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" Ay, but to die, and go we know not where ; To lie in cold obstruction and to rot ; This sensible warm motion to become A kneaded clod ; and the delighted spirit To bathe in fiery floods, or to reside In thrilling... "
The Works of Shakespeare: the Text Carefully Restored According to the First ... - Page 71
by William Shakespeare - 1883
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The life of Samuel Johnson ... including A journal of his tour to ..., Volume 10

James Boswell - 1835
...delighted spirit To bathe in fiery floods, or to reside In thrilling regions of thick-ribbed ice ; To be imprison'd in the viewless winds, And blown...on nature, is a paradise To what we fear of death." Our author seems likewise to have remembered a couplet in the " Aureng-Zebe" of Dryden : — " Death...
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The Life of Samuel Johnson, LL. D.: Including a Journal of His Tour to the ...

James Boswell - Authors, English - 1835
...the delighted spirit To bathe in fiery floods, or to reside In thrilling regions of thick-ribbed ice; To be imprison'd in the viewless winds, And blown...on nature, is a paradise To what we fear of death." Our author seems likewise to have remembered a couplet in the " Aureng-Zebe" of Dryden : — " Death...
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Johnsoniana; or, Supplement to Boswell [ed. by J.W. Croker].

John Wilson Croker - 1836
...the delighted spirit To bathe in fiery floods, or to reside In thrilling regions of thick-ribbed ice; To be imprison'd in the viewless winds, And blown...on nature, is a paradise To what we fear of death." Our author seems likewise to have remembered a couplet in the " Aureng-Zebe" of Dryden : — " Death...
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The Metropolitan, Volume 16

English literature - 1836
...undergoing a violent death, need no aggravation of his misery, to make him sensible of his condition. " The weariest and most loathed worldly life, That age,...nature, is a paradise, To what we fear of death." To drag a man out of his solitude, to rate him, and before a congregation of mercenary, cold-hearted...
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The Knickerbocker: Or, New-York Monthly Magazine, Volume 10

American periodicals - 1837
...brains for daily bread : Getting scant dross for the rich ore they give, A FEW THOUGHTS ON FUNERALS. 'Tis too horrible! The weariest and most loathed worldly...on nature, is a paradise To what we fear of death !' SHAKSPEARE. IN ray morning walk in the country, the other day, a common poorhouse hearse passed...
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The Knickerbocker: Or, New-York Monthly Magazine, Volume 10

American periodicals - 1837
...for daily bread : Getting scant dross for the rich ore they give, A FEW THOUGHTS ON FCNERALS, "TĦa too horrible! The weariest and most loathed worldly...on nature, is a paradise To what we fear of death !' SHAKSPEARE. IN my morning walk in the country, the other day, a common poorhouse hearse passed me....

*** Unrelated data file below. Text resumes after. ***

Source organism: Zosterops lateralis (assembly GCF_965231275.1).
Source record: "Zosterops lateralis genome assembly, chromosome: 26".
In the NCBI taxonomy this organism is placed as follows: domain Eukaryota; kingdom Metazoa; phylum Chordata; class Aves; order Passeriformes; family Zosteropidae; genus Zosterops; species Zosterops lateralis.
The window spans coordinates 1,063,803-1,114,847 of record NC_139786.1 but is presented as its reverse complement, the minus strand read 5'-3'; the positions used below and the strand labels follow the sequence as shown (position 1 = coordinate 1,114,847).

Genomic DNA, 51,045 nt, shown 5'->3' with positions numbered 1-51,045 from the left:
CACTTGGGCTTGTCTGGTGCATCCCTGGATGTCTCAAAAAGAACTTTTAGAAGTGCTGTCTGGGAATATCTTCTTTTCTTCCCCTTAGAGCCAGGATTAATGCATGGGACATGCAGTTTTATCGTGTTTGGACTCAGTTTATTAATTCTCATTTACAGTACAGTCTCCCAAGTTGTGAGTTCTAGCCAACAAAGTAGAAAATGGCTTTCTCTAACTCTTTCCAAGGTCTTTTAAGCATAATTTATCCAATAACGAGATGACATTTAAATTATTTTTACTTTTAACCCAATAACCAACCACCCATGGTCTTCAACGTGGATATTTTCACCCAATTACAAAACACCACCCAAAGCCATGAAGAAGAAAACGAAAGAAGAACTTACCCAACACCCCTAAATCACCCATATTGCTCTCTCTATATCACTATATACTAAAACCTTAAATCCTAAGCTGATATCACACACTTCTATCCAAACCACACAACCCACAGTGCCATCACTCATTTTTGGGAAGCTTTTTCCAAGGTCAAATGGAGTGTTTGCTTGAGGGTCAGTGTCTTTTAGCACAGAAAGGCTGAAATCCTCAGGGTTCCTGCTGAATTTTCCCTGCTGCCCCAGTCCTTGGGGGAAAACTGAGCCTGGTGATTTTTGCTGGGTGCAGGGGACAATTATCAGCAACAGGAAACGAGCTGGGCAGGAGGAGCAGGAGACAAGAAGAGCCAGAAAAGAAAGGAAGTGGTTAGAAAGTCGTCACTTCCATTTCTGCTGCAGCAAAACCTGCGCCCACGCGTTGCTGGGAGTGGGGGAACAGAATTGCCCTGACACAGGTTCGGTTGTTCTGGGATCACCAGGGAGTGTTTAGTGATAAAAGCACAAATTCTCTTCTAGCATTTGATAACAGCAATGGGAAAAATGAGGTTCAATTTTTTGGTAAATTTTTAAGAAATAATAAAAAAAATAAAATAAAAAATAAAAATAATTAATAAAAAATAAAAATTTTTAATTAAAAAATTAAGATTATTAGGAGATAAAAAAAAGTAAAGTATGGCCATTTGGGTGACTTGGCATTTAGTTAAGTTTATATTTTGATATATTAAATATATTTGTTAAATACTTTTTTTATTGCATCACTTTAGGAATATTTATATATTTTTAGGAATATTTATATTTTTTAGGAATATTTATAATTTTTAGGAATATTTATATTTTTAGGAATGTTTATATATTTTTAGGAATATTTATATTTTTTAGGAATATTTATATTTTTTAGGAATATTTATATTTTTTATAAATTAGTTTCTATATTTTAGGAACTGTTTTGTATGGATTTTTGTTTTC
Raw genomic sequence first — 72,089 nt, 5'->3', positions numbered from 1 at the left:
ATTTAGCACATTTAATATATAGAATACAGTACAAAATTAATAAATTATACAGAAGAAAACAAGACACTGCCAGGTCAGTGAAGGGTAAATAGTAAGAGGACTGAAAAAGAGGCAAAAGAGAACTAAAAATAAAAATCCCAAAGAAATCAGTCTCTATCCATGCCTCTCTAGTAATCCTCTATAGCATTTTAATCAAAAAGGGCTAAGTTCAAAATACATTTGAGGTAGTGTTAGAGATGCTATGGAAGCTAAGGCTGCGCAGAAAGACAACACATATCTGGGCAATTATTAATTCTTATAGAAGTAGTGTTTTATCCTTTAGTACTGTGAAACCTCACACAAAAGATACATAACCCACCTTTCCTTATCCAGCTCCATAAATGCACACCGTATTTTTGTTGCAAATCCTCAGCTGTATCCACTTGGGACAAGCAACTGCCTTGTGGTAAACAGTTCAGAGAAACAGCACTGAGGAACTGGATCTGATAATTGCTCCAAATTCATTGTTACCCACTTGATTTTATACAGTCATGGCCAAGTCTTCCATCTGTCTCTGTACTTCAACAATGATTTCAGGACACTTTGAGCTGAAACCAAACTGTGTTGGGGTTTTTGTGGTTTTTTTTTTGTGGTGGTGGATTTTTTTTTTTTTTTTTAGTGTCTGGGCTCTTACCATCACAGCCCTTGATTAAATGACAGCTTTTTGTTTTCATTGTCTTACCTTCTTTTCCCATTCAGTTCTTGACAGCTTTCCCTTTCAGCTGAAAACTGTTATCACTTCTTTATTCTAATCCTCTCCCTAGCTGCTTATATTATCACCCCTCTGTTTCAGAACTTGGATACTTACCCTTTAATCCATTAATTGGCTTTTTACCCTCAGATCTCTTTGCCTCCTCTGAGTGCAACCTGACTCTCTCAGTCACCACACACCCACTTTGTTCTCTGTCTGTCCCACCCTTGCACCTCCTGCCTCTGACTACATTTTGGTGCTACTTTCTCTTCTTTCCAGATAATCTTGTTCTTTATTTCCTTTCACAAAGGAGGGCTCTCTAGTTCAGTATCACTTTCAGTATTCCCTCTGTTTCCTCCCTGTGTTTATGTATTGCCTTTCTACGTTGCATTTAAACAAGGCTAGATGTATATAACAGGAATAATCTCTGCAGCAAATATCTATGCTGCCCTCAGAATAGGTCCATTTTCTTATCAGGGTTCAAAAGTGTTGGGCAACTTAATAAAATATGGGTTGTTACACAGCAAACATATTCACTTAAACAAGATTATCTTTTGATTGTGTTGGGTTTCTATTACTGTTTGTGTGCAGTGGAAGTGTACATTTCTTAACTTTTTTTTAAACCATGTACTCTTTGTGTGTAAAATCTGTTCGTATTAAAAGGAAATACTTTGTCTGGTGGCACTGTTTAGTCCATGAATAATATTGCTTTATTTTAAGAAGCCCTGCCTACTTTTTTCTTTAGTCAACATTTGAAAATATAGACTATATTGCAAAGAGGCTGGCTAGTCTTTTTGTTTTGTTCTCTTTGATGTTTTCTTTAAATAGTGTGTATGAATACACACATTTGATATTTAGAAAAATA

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The Knickerbocker: Or, New-York Monthly Magazine, Volume 10

American periodicals - 1837
...their country's glory and her shame. 1837.] Tfumghts on Funerals. 229 A PEW THOUGHTS ON FUNERALS. 'Tia too horrible! The weariest and most loathed worldly...on nature, is a paradise To what we fear of death !' SHAKSPEAIII. IN my morning walk in the country, the other day, a common poorhouse hearse passed...
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The wisdom and genius of Shakspeare: comprising moral philosophy ...

William Shakespeare - 1838
...delighted spirit To bathe in fiery floods, or to reside In thrilling regions of thick-ribbed ice ; To be imprison'd in the viewless* winds, And blown...nature, is a paradise • To what we fear of death. 5 — iii. 1 . d Rustic life. * Command, control. 518 Greatness, the pain of separating from. The soul...
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Complete Works: With Dr. Johnson's Preface, a Glossary, and an Account of ...

William Shakespeare - 1838 - 926 pages
...delighted spirit To bathe in fiery floods, or to reside In thrilling regions of thick-ribbed ice -, ݘ$ \ 4 [:3 ޔ K0 u : ach, penury, and imprisonment Can lay on nature, is a paradise To what we fear of death. Isab. Alas...
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Dramatic and Prose Miscellanies: Lucianus redivivus: or, Dialogues ...

Andrew Becket - Great Britain - 1838
...look with complacency on that Gorgon death, — in such a case I say with the poet — The wearied and most loathed worldly life, That age, ache, penury,...on nature, is a paradise To what we fear of death ! Now, this admitted, he, who by a course of meditation and prayer has fitted himself for the other...
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